Hans Finsler: Mein Weg zur Fotografie / My Way to Photography. 30 photographs taken in the twenties/30 Aufnahmen aus den zwanziger Jahren. Pendo-Verlag, Zu¨rich, 1970. 70 pp. Octavo (8 x 4.25 in./20.5 x 11 cm.). Photo-illustrated wrappers. Black-and-white reproductions. Text in German and English. "This book summarizes Hans Finsler's photographic exposition, presented 1969 in the galerie 58 in Rapperswil and 1970 in the IBM Gallery in New York"--from the colophon
"What is the photograph? What are the laws of the things I record with it? Is there a valuation of the things in the photograph? Does photography see differently than the eye?"--Hans Finsler
Finsler (1891-1972) was key figure in European Modernism between the wars. He was one of the most important teachers of photography before and after WWII (among his students were Robert Frank, René Burri, Werner Bischof, Emil Schulthess, Anita Niesz and Ernst Scheidegger). This elegant little volume, which accompanied a 1970 show of his work, allowed him to set down his theories later in his life.
Finsler was one of the leading practitioners of the "Neue Sachlichkeit" (or, New Realism) aesthetic that emerged from Germany during the 1920s. His work was included in the 1929 landmark exhibition "Film und Foto" and the book that accompanied it, Foto-Auge ... Oeil et photo ... Photo-eye. The Bauhaus-trained Finsler had a lasting influence on Swiss photography as the first teacher (1932–1957!) of the legendary photographic class at the Zu¨rich Kunstgewerbeschule; as chairman of the Werkbund for many years and as a prolific writer and theoretician.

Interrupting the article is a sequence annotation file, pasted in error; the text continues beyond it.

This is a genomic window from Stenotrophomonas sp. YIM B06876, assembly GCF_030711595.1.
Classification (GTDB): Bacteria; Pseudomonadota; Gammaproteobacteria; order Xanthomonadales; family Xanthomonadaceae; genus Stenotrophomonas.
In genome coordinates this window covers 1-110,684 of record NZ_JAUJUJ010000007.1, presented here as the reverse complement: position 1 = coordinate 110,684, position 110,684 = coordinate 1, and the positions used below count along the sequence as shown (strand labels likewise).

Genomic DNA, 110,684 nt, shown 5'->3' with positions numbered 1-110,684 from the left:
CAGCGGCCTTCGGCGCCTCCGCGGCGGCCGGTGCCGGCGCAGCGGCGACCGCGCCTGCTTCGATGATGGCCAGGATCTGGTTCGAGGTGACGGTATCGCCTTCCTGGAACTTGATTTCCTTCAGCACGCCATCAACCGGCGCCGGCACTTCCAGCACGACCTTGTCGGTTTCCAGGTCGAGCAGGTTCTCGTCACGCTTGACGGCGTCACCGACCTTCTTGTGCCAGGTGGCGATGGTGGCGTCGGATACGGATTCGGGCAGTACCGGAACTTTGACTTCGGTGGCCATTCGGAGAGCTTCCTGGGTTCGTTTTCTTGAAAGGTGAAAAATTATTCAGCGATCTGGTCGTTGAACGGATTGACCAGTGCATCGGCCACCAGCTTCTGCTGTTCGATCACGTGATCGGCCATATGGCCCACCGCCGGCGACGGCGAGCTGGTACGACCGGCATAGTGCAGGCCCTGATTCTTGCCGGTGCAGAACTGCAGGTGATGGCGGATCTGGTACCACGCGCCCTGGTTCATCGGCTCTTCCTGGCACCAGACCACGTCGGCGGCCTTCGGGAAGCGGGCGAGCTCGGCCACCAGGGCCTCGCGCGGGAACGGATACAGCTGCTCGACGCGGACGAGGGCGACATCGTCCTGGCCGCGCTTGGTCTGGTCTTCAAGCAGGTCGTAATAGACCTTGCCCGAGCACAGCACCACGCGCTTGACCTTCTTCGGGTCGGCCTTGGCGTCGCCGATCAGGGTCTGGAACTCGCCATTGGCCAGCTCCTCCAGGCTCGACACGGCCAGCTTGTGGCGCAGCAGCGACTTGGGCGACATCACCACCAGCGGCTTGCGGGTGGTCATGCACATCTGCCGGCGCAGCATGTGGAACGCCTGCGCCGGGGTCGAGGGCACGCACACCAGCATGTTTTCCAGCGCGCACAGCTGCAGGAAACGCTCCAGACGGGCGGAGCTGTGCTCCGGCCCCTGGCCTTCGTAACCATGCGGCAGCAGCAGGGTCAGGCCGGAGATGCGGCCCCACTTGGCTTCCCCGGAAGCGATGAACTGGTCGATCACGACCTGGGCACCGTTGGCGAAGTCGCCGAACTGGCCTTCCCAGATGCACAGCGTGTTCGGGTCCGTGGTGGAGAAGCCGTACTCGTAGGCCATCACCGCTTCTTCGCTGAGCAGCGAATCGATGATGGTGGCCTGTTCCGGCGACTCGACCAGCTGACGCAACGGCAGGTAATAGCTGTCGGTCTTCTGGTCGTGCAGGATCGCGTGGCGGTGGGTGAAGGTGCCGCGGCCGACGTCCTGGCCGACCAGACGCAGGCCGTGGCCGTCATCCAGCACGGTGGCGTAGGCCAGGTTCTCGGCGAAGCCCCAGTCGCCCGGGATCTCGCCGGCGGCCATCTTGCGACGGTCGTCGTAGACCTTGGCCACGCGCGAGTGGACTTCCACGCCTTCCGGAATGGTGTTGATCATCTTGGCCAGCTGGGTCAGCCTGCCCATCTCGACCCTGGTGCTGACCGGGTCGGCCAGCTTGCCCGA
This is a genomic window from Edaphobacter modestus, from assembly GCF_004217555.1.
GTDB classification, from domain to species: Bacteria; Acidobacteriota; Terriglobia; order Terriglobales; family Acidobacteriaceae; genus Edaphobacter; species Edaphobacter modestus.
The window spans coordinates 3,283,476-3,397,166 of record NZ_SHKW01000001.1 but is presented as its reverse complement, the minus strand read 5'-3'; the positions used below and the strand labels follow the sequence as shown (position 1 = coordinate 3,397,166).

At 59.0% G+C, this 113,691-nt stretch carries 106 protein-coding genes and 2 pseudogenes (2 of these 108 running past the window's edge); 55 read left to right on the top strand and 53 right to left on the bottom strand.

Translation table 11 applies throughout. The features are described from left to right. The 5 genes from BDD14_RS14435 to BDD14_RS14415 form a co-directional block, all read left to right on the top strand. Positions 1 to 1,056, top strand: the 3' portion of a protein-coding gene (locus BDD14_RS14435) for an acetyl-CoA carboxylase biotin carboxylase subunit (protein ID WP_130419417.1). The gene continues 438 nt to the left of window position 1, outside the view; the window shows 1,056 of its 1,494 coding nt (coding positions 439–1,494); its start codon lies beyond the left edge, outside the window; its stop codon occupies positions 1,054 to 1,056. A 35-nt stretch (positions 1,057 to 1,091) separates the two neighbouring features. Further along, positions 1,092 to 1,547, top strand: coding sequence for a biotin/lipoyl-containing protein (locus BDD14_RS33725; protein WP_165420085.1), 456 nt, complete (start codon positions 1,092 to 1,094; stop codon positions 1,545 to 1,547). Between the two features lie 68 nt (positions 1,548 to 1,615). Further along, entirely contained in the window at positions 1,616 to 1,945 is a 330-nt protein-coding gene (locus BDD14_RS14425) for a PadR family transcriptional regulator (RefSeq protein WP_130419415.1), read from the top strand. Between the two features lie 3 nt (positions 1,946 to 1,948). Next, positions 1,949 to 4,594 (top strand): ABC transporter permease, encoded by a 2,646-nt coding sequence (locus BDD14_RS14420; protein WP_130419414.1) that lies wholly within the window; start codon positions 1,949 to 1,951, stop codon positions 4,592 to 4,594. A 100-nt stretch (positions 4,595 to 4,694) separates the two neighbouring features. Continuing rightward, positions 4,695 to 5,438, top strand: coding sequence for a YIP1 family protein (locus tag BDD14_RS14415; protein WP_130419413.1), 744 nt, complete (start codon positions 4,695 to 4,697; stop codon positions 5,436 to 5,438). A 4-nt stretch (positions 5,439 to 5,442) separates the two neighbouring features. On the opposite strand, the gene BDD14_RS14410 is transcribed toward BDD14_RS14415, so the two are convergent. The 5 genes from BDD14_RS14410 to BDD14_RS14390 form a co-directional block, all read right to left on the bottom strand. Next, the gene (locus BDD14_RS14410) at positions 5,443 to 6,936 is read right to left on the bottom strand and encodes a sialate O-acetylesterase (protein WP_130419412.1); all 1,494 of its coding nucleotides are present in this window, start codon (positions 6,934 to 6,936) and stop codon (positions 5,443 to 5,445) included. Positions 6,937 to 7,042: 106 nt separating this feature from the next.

Trained as an art historian with the renowned Heinrich Wolflinn, Finsler dedicated himself to that branch of "Neue Sachlichkeit" which focused primarily on objects, and less on experimental techniques. In his work for municipal institutions and companies, he demonstrated the potential of Bauhaus-inspired art photography to move in decidedly more commercial directions.
Some light age tanning; otherwise crisp and fine.